7. Egger SJ, Calopedos RJ, O’Connell DL, Chambers SK, Woo HH, Smith DP. Long-term psychological and quality-of-life effects of active surveillance and watchful waiting after diagnosis of low-risk localised prostate cancer. Eur Urol 2017 August 26 (Epub ahead of print).

8. Dickinson L, Ahmed HU, Allen C, et al. Magnetic resonance imaging for the detection, localisation, and characterisation of prostate cancer: recommendations from a European consensus meeting. Eur Urol 2011;59:477-494.

9. Weinreb JC, Barentsz JO, Choyke PL, et al. PI-RADS Prostate Imaging — Reporting and Data System: 2015, Version 2. Eur Urol 2016;69:16-40.

10. Moore CM, Kasivisvanathan V, Eggener S, et al. Standards of Reporting for MRI-Targeted Biopsy Studies (START) of the prostate: recommendations from an International Working Group. Eur Urol 2013;64:544-552.

11. Rhudd A, McDonald J, Emberton M, Kasivisvanathan V. The role of the multiparametric MRI in the diagnosis of prostate cancer in biopsy-naïve men. Curr Opin Urol 2017;27:488-494.

12. Baco E, Rud E, Eri LM, et al. A randomized controlled trial to assess and compare the outcomes of two-core prostate biopsy guided by fused magnetic resonance and transrectal ultrasound images and traditional 12-core systematic biopsy. Eur Urol 2016;69:149-156.

13. Siddiqui MM, Rais-Bahrami S, Turkbey B, et al. Comparison of MR/ultrasound fusion-guided biopsy with ultrasound-guided biopsy for the diagnosis of prostate cancer. JAMA 2015;313:390-397.

14. Porpiglia F, Manfredi M, Mele F, et al. Diagnostic pathway with multiparametric magnetic resonance imaging versus standard pathway: results from a randomized prospective study in biopsy-naïve patients with suspected prostate cancer. Eur Urol 2017;72:282-288.

15. Schoots IG, Roobol MJ, Nieboer D, Bangma CH, Steyerberg EW, Hunink MG. Magnetic resonance imaging-targeted biopsy may enhance the diagnostic accuracy of significant prostate cancer detection compared to standard transrectal ultrasound-guided biopsy: a systematic review and meta-analysis. Eur Urol 2015;68:438-450.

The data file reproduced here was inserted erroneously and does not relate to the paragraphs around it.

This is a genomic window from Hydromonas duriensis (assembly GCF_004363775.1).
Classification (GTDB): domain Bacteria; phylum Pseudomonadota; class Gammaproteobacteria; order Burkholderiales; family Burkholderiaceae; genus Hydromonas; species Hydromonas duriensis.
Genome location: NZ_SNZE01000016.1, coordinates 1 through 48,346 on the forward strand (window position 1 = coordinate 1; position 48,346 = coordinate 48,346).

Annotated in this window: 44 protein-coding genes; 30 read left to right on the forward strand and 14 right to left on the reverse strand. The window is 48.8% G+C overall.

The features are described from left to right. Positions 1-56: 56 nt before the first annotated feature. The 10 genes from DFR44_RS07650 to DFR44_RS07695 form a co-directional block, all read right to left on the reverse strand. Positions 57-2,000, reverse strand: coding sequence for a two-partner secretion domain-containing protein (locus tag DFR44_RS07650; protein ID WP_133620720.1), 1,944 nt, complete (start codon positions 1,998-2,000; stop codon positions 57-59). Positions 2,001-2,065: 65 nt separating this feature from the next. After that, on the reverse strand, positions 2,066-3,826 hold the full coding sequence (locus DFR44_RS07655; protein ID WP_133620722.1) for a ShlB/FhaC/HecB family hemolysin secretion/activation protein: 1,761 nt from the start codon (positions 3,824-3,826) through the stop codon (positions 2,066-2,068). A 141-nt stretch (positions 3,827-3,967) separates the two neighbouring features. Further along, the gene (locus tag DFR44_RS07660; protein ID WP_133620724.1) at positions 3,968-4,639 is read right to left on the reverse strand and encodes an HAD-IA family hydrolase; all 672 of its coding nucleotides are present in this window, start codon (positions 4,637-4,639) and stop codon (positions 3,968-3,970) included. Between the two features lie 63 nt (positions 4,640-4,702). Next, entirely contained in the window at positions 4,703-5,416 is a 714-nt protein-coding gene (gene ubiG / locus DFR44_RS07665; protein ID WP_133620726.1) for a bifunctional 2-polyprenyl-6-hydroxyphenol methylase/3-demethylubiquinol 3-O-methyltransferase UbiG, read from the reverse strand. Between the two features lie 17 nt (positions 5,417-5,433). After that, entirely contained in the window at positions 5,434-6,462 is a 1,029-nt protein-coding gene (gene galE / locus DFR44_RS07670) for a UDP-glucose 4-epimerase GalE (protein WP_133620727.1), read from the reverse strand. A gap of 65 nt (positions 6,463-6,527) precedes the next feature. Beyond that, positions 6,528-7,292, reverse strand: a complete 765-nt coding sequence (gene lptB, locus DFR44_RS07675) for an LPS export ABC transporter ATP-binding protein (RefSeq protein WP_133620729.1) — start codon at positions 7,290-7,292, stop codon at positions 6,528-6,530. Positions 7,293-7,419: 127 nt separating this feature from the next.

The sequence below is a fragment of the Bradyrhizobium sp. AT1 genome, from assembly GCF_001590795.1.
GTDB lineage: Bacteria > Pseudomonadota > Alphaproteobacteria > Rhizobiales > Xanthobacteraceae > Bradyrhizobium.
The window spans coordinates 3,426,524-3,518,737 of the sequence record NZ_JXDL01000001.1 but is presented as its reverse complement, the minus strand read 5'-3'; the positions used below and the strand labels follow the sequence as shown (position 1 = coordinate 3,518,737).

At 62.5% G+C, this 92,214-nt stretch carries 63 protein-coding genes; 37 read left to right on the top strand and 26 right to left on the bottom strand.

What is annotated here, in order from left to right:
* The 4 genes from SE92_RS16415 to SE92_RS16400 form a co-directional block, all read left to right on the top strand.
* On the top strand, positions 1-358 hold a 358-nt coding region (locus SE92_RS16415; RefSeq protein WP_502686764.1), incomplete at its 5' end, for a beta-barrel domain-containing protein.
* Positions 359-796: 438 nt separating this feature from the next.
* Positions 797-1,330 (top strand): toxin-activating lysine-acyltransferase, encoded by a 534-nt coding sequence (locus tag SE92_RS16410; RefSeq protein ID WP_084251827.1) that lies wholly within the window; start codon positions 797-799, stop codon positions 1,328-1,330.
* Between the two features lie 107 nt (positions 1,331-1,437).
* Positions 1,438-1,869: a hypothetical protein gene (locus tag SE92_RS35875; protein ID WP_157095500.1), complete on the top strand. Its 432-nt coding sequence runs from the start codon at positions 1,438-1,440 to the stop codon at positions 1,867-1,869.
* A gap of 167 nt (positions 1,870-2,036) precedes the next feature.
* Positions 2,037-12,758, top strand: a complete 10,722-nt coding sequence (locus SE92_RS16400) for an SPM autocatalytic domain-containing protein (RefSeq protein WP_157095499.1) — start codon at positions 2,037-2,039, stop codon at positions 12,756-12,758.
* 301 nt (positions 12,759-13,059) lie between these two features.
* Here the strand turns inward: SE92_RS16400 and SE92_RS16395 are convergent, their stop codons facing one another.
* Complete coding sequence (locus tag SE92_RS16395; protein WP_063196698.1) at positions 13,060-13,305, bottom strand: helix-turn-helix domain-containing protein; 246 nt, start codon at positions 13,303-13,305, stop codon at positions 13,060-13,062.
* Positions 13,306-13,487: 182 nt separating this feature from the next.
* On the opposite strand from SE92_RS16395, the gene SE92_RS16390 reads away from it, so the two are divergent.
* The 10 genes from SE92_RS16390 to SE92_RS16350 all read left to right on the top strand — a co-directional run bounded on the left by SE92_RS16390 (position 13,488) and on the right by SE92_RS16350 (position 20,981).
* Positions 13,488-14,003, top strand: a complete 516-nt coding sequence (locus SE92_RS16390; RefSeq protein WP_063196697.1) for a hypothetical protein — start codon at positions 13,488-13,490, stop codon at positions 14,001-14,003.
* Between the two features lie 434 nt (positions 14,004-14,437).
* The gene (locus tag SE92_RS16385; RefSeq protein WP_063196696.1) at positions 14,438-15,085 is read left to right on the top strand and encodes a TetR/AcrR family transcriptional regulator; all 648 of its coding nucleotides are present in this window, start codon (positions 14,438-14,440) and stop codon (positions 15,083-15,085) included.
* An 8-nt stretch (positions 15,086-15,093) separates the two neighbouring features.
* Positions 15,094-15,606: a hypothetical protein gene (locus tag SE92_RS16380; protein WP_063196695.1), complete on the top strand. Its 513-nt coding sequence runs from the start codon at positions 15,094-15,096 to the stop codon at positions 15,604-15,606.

16. Kasivisvanathan V, Jichi F, Klotz L, et al. A multicentre randomised controlled trial assessing whether MRI-targeted biopsy is non-inferior to standard transrectal ultrasound guided biopsy for the diagnosis of clinically significant prostate cancer in men without prior biopsy: a study protocol. BMJ Open 2017;7(10):e017863-e017863.

17. Haffner J, Lemaitre L, Puech P, et al. Role of magnetic resonance imaging before initial biopsy: comparison of magnetic resonance imaging-targeted and systematic biopsy for significant prostate cancer detection. BJU Int 2011;108(8 Pt 2):E171-E178.

18. Rosario DJ, Lane JA, Metcalfe C, et al. Short term outcomes of prostate biopsy in men tested for cancer by prostate specific antigen: prospective evaluation within ProtecT study. BMJ 2012;344:d7894-d7894.

19. Herdman M, Gudex C, Lloyd A, et al. Development and preliminary testing of the new five-level version of EQ-5D (EQ-5D-5L). Qual Life Res 2011;20:1727-1736.

20. Feng Y, Devlin NJ, Shah KK, Mulhern B, van Hout B. New methods for modelling EQ-5D-5L value sets: an application to English data. Health Econ 2018;27:23-38.

21. Janssen MF, Pickard AS, Golicki D, et al. Measurement properties of the EQ-5D-5L compared to the EQ-5D-3L across eight patient groups: a multi-country study. Qual Life Res 2013;22:1717-1727.

22. Tonttila PP, Lantto J, Pääkkö E, et al. Prebiopsy multiparametric magnetic resonance imaging for prostate cancer diagnosis in biopsy-naive men with suspected prostate cancer based on elevated prostate-specific antigen values: results from a randomized prospective blinded controlled trial. Eur Urol 2016;69:419-425.

23. Panebianco V, Barchetti F, Sciarra A, et al. Multiparametric magnetic resonance imaging vs. standard care in men being evaluated for prostate cancer: a randomized study. Urol Oncol 2015;33(1):17.e1-17.e7.

24. Loudon K, Treweek S, Sullivan F, Donnan P, Thorpe KE, Zwarenstein M. The PRECIS-2 tool: designing trials that are fit for purpose. BMJ 2015;350:h2147-h2147.

25. Wegelin O, van Melick HHE, Hooft L, et al. Comparing three different techniques for magnetic resonance imaging-targeted prostate biopsies: a systematic review of in-bore versus magnetic resonance imaging-transrectal ultrasound fusion versus cognitive registration — is there a preferred technique? Eur Urol 2017;71:517-531.

26. Rosenkrantz AB, Ginocchio LA, Cornfeld D, et al. Interobserver reproducibility of the PI-RADS version 2 lexicon: a multicenter study of six experienced prostate radiologists. Radiology 2016;280:793-804.

27. Brimo F, Schultz L, Epstein JI. The value of mandatory second opinion pathology review of prostate needle biopsy interpretation before radical prostatectomy. J Urol 2010;184:126-130.

28. Wysock JS, Rosenkrantz AB, Huang WC, et al. A prospective, blinded comparison of magnetic resonance (MR) imaging-ultrasound fusion and visual estimation in the performance of MR-targeted prostate biopsy: the PROFUS Trial. Eur Urol 201466:343-351.

29. Faria R, Soares MO, Spackman E, et al. Optimising the diagnosis of prostate cancer in the era of multiparametric magnetic resonance imaging: a cost-effectiveness analysis based on the Prostate MR Imaging Study (PROMIS). Eur Urol 2018;73:23-30.

30. de Rooij M, Crienen S, Witjes JA, Barentsz JO, Rovers MM, Grutters JP. Cost-effectiveness of magnetic resonance (MR) imaging and MR-guided targeted biopsy versus systematic transrectal ultrasound-guided biopsy in diagnosing prostate cancer: a modelling study from a health care perspective. Eur Urol 2014;66:430-436.

31. Cerantola Y, Dragomir A, Tanguay S, Bladou F, Aprikian A, Kassouf W. Cost-effectiveness of multiparametric magnetic resonance imaging and targeted biopsy in diagnosing prostate cancer. Urol Oncol 2016;34(3):119.e1-119.e9.

服务条款 | 隐私政策 | 联系我们